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Aging & ArthritisGeneral HealthPain

CRAMPS

 

I have been meaning to write about this for over a year because I’ve been giving this advice on the phone, in the office and over the Internet, so it’s just time to put it down on paper. And someone on Facebook just messaged me about a treatment for cramps, so it’s time.

First let me define the kind of cramping I’m talking about and distinguish it from the cramps suffered by young athletes on the field. I’m talking about leg cramps experienced mainly at night by those over the age of forty. I’m talking about the cramps that suddenly make your foot look like the banned lotus blossom of Chinese foot binding. The cramps that make you fly out of your bed in the middle of the night, desperately trying to stretch the muscle that feels like it’s about to rip loose from your bone. The cramps that make you walk around your hallway looking like a velociraptor, the one claw sticking up in the air, the remainder of the foot hobbled and stumping around until the hold relaxes. Yeh. That cramp. If you know what I’m talking about, then this blog is for you.

Both my husband and I suffer from these kinds of cramps, and being physicians, we have searched the “scholarly” literature, trying to find some answer, even for our own personal woes. There is nothing of significance; no double-blind prospective study, no educated guess, no meta-analysis out there on the treatment, never mind the cure for this affront to human comfort and nightly peace of mind.

I thought I had come close when I found some garlic vinegar concoction on Amazon. For a couple of nights in a row, when I started to feel a cramp coming on, I would reach over and take a swig of that stuff. I bought a six pack of it. It works great in a salad, and that’s where it’s been relegated to at this point. The benefit was unfortunately, just coincidental.

I was standing in line next to a display of Emergen-C at the local pharmacy. I decided I needed to take more vitamin C and the tasty, fizzy concoction sounded better than chewing or swallowing a pill, so I bought some. About two weeks later I noted I had not had any cramps in a couple of weeks, and the Emergen-C was the only change in behavior I could think of. I actually tried to reach out to the company to tell them they had a cure for cramps when I suddenly went airborne out of my bed at 3:00 in the morning with an adductor cramp.

Let me tell you a little about adductor cramps. The adductors are the big group of muscles on the inside of your thighs which pull your legs together. When you get an adductor cramp, you come flying out of that bed, legs spread as wide as you can get them. You’re hobbling around like a fiddler crab, until that thing decides it wants to give up its hold and the whole time you’re wondering if it’s possible to die from pain. Just FYI, I don’t think you can die from pain. You can only wish you could.

Over time I began to look at the common denominators mentioned above. So football players aside, who gets cramps? Old people. When do they get cramps? At night.

What do old people have in common which could have something to do with cramping? Our circulation. Like many things, it ain’t what it used to be. Poorer circulation means maybe your tired, old, stiff muscles are deprived of something they need in order to stay relaxed when you stretch or move them.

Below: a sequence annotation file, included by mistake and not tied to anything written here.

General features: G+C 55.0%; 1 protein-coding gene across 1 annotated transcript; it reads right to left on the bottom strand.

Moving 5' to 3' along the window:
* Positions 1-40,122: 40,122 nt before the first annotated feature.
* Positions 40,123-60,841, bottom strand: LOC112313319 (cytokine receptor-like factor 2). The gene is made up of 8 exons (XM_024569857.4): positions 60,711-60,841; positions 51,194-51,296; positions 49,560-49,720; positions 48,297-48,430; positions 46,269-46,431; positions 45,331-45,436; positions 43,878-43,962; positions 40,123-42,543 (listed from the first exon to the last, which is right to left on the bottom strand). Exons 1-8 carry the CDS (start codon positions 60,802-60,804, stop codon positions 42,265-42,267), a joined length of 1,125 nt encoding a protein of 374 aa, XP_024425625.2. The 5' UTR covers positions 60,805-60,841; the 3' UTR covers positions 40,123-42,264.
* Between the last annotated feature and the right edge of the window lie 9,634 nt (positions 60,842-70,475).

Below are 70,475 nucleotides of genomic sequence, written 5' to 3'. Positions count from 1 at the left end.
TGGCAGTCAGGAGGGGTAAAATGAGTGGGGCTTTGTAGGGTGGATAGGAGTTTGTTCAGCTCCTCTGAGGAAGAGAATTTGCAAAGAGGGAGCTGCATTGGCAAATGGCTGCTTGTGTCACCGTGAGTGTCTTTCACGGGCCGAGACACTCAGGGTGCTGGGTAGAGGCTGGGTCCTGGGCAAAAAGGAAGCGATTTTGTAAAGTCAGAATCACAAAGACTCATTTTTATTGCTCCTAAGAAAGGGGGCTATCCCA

And when do cramps occur? At night. In the evening.

And what happens in the evening? You begin a process of resting and in most cases taking off your shoes and maybe getting into a pair of shorts. All day you’ve been running around, mostly with shoes on. So your muscles stay used, stretched out and warmed up. In the evening you most likely slip off your shoes, and some of you might hike your legs up and watch a little TV or sit around and chat. The legs are exposed to the cold air and begin a slow process of cooling off. In an older person, this process is hard to reverse, and soon the calves and feet are cooled down to a point where the circulation is very sluggish. Now you are primed for a cramp.

I always like to think about the things I CAN change when I contemplate conservative treatment of various conditions. I can’t change my age. But maybe I can do something about my circulation.

So I started a process of preventing the cool down. I keep my feet in some kind of shoe, slipper or sock. There are two places in my house where I might spend a lot of time in the evenings: the room where I watch TV or play my guitar, and the place where I keep my computer. I have a little space heater in both of those rooms and I turn them on my feet if they start to feel cool. I have a small heating blanket which I position it at the very bottom of our bed. About an hour before bedtime I turn it on. So when I get in bed my feet stay nice and toasty. I have virtually eliminated cramps. My hubby too. Believe me, this has improved the quality of our sleep and therefore our lives!

One situation which proved my theory was the fact that I probably get the worst cramps when I stay in hotel rooms. This makes sense because in most hotel rooms the AC units blow cold air right across the bottom of the bed. The rooms get cold very quickly, and the place where you spend most of your time is propped up on the bed. If you’re not going to sleep, you’re just sprawled out on the bed reading, chatting, or watching TV. Unlike your home, the hotel bed just lends itself to being the place to hang out. The cool down process comes hard and fast. I now travel with my heating blanket and a pair of fat socks.

This has worked like a charm for my husband and me. If you are consistent with this preparation, I’m sure it will work for you! And I will have discovered a CURE, or at least a TREATMENT for cramps.

Stay warm my old friends.